Metal Exposures (Cadmium, Lead, Nickel, Chromium, Cobalt, Manganese, Mercury, Aluminum, Antimony, Thallium, Zinc, Arsenic, Beryllium, Hexavalent Chromium, et al)
Solvents (Aromatic Hydrocarbons, Halogenated Hydrocarbons)
Carcinogens & Suspected Carcinogens (*see notes below; Formalin, Cadmium, Asbestos, Arsenic, Chlormethyl Ether, Chromates, Coal Tar Distillates, Radiation, Nickel, )
Toxicology (Acute & Chronic Exposure & Effecits; Additive, Synergistic, Antagonistic & Potentiating Effects; Carcinogens; Threshold Values, NOEL, LOEL, Exposure Routes of Entry, Soluability, Defense Mechanisms, Systemic Poisons, Irritants and Asphyxiants,
Pesticides (insecticides, fungicides & rodenticides
Ethylene Oxide (ETO)
Noise Sampling, Control and Training
Hearing Conservation Program
Noise Inducted Hearing Loss
Federal Exposure Level Requirements (CFR 1910.1000 Table Z PELs / ACGIH TLVs, et al.)
General Duty Clause (1910.5a)
Personal Protective Equipment (Eye, Face, Lungs, Skin, Ear, Mouth, Head, Foot, Hand, etc. ; Level A, B, C, D; Eye Wash & Showers)
Combustible Respirable and Nuisance Dusts
Respirator Selection, Fit Testing, Protection Factors, Cartridge Selection, Training, etc.
Heat Stress (Heat Strain, Stroke, Exhaustion, & Cramps)
Heat Measurements (Wet & Dry Bulb Globe, Radiant, Convection & Conduction; Metabolic and Work Loads)
General Radiation (X-ray, Gamma, Alpha, Beta)
Electromagnetic Fields (EMFs) & Extremely Low Frequency (ELFs) Exposure (near & far field)
Ultraviolet Radiation (UVA, UVB, UVC)
Infrared, Microwaves, Radio Frequency & Lasers
Hierarchy of Controls: Elimination, Engineering Controls, Administrative Controls, Personal Protective Equipment
Indoor Air Quality (Comfort, Dilution, General & Local)
Ventilation Design, Testing & Performance (Fan, Duct, Hood, & Motor Selection)
Positive & Negative Pressure Rooms
Odor Thresholds & Chemical Warning Properties
Biological Safety Cabinets (Class I, II & III)
Laboratories (Bio-Safety Levels 1-4; OSHA Required Chemical Hygiene Plans)
Ergonomics (Office & Other Workstation Design, Repetitive Motion, Cumulative Trauma, Carpal Tunnel, Productivity & Efficiency Issues, Biomechanics, Vibration, Absenteeism, Worker Rotation, Administrative Controls, et al)
Cold Stress (Raynaud's Syndrome, Hypothermia)
Biological Hazards (Acute & Chronic Infections: Bacteria, Viruses, Rickettsia, Chlamydia, Fungi; Parasitism: Protozoa, Helminths, Arthropods; Toxic & Allergic Substances: Plants & Animals; Nosocomial Hospital Infections; Viral Diseases; Viral Infections: HBV, HAV, HCV, et al ; Fungal Disease:
Aspergillosis, Histoplasmosis, et al.)
Medical Surveillance (preplacement and periodic, action level triggers, baselines, federal requirements, biological monitoring, respiratory exams, pulmonary function tests, occupational skin disease, occupational infections, biological hazards and fungal disease)
Community Right-to-Know (SARA Title III) Section 311, 312, 313, 322, Tier I, II, III, Toxic Release Inventory (TRI)
Local Emergency Response Planning Commitee (LEPC)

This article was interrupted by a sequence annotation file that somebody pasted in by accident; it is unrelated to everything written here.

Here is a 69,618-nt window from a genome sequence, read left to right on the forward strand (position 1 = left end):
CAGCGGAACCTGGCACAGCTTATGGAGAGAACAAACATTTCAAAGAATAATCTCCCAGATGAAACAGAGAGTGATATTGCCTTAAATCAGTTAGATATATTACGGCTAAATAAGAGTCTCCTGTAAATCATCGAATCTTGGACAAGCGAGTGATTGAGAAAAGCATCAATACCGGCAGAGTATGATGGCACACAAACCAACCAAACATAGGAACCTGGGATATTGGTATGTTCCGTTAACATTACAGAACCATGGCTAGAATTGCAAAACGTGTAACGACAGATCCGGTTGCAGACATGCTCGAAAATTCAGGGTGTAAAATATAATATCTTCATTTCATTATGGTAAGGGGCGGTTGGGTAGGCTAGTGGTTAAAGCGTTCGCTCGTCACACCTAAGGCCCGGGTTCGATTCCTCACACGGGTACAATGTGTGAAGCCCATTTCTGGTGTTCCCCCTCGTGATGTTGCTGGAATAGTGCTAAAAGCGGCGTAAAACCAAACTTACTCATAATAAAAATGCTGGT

National Ambient Air Quality Standards
Hazardous Waste / HazWoper
Biological Exposure Indices (BEIs)
Emergency Response Planning Guidelines (ERPGs)
Workplace Environmental Exposure Limits (WEELs)
NIOSH Recommended Exposure Limits (RELs)
Contaminant Sampling & Controls (vapor, fume, gas, mist, smoke, dust, fibers)
Hazardous Trade & Task Evaluation (Blasting, Batteries, Degreasing, Dry Cleaning, Electroplating, Foundries, Paper/Pulp, Petroleum, Plastics, Pottery, Glass, Tanneries, Textiles, Welding, etc.)
Extrinsic Allergic Alveolitis (Hypersensitivity Pneumonitis)
(e.g., Farmer's Lung, Mushroom Worker's Lung,, Humidifier Fever, et al.)
Metal and Polymer Fume Fever
Blood Borne Pathogens
Viral and Bacterial Infections (anthrax, newcastle disease, TB, legionnaire's disease, et al.)
Sampling Strategies (Analytical Instrumentation & Methods, Calibration, Min. Volume Ranges, Standard Deviations and Coefficiency of Variation Applications, Media, Personal or Area Sample Decisions, UCL/LCL Calculations, et al)
Upper and Lower Explosive Limit Threshold Issues
Contaminant Generation Rates
Sensitizers (TDI, MDI, et al)
Specific OSHA standards of general interest to industrial hygienists:
1903 - Inspections, Citations & Proposed Penalties
1904 - Recording and Reporting Occupational INjuries and Illnesses
1910.20 - Access to Employee Exposure and Medical Records
1910.94 - Ventilation
1910.95 - Occupational Noise Exposure
1910.96 - Ionizing Radiation
1910.97 - Non-Ionizing Radiation
1910.101-110 - Hazardous Materials
1910.120 - Hazardous Waste Operations and Emergency Response (HazWoper)
1910.134 - Respiratory Protection
1910.1000 - Air Contaminants
1910.1001 - Standards for Specific Air Contaminants
1910.1200 - Hazard Communication
1910. 1450 - Occupational Exposure to Hazardous Chemicals in Laboratories
1. 13 Carcinogens listed by OSHA include:
4-Nitrobiphenyl, Chemical Abstracts Service Register Number (CAS No.) 92933; alpha-Naphthylamine, CAS No. 134327; methyl chloromethyl ether, CAS No. 107302; 3,3'-Dichlorobenzidine (and its salts) CAS No. 91941; bis-Chloromethyl ether, CAS No. 542881; beta-Naphthylamine, CAS No. 91598; Benzidine, CAS No. 92875; 4-Aminodiphenyl, CAS No. 92671; Ethyleneimine, CAS No. 151564; beta-Propiolactone, CAS No. 57578; 2-Acetylaminofluorene, CAS No. 53963; 4-Dimethylaminoazo-benzene, CAS No. 60117; and N-Nitrosodimethylamine, CAS No. 62759.
2. There are over 100 substances either confirmed or suspected human carcinogens, or confirmed animal carcinogens with unknown relevance to humans (based on ACGIH's TLVs and BEIs publication as of this writing)
See updated ACGIH's TLV / BEI publication for details (including Documentation)
3. Twenty-nine substances which OSHA has specific comprehensive standards for include:
- See CFR 29 1910. 1001-1052